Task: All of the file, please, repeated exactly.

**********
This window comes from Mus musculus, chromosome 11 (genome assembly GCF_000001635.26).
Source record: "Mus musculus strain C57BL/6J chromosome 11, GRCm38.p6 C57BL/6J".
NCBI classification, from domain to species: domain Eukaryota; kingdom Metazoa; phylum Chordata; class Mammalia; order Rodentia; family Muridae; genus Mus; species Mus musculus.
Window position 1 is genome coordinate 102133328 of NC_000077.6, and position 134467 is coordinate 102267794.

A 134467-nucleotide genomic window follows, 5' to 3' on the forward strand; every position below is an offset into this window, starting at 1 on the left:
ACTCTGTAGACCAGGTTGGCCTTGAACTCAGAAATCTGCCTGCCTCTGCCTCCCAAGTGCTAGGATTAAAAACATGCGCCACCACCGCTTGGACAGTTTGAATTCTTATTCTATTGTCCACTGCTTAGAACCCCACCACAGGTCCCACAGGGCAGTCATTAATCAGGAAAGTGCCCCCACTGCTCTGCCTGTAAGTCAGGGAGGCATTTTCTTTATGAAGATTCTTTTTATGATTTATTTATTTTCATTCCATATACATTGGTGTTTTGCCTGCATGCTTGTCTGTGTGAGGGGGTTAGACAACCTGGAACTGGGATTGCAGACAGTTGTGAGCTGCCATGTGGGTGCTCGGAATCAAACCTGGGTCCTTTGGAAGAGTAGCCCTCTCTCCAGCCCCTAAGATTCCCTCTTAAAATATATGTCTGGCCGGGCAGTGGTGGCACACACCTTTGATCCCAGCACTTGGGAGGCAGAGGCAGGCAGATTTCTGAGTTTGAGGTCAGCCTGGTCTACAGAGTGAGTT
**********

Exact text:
This window comes from Mus musculus, chromosome 11 (genome assembly GCF_000001635.26).
Source record: "Mus musculus strain C57BL/6J chromosome 11, GRCm38.p6 C57BL/6J".
NCBI classification, from domain to species: domain Eukaryota; kingdom Metazoa; phylum Chordata; class Mammalia; order Rodentia; family Muridae; genus Mus; species Mus musculus.
Window position 1 is genome coordinate 102133328 of NC_000077.6, and position 134467 is coordinate 102267794.

A 134467-nucleotide genomic window follows, 5' to 3' on the forward strand; every position below is an offset into this window, starting at 1 on the left:
ACTCTGTAGACCAGGTTGGCCTTGAACTCAGAAATCTGCCTGCCTCTGCCTCCCAAGTGCTAGGATTAAAAACATGCGCCACCACCGCTTGGACAGTTTGAATTCTTATTCTATTGTCCACTGCTTAGAACCCCACCACAGGTCCCACAGGGCAGTCATTAATCAGGAAAGTGCCCCCACTGCTCTGCCTGTAAGTCAGGGAGGCATTTTCTTTATGAAGATTCTTTTTATGATTTATTTATTTTCATTCCATATACATTGGTGTTTTGCCTGCATGCTTGTCTGTGTGAGGGGGTTAGACAACCTGGAACTGGGATTGCAGACAGTTGTGAGCTGCCATGTGGGTGCTCGGAATCAAACCTGGGTCCTTTGGAAGAGTAGCCCTCTCTCCAGCCCCTAAGATTCCCTCTTAAAATATATGTCTGGCCGGGCAGTGGTGGCACACACCTTTGATCCCAGCACTTGGGAGGCAGAGGCAGGCAGATTTCTGAGTTTGAGGTCAGCCTGGTCTACAGAGTGAGTT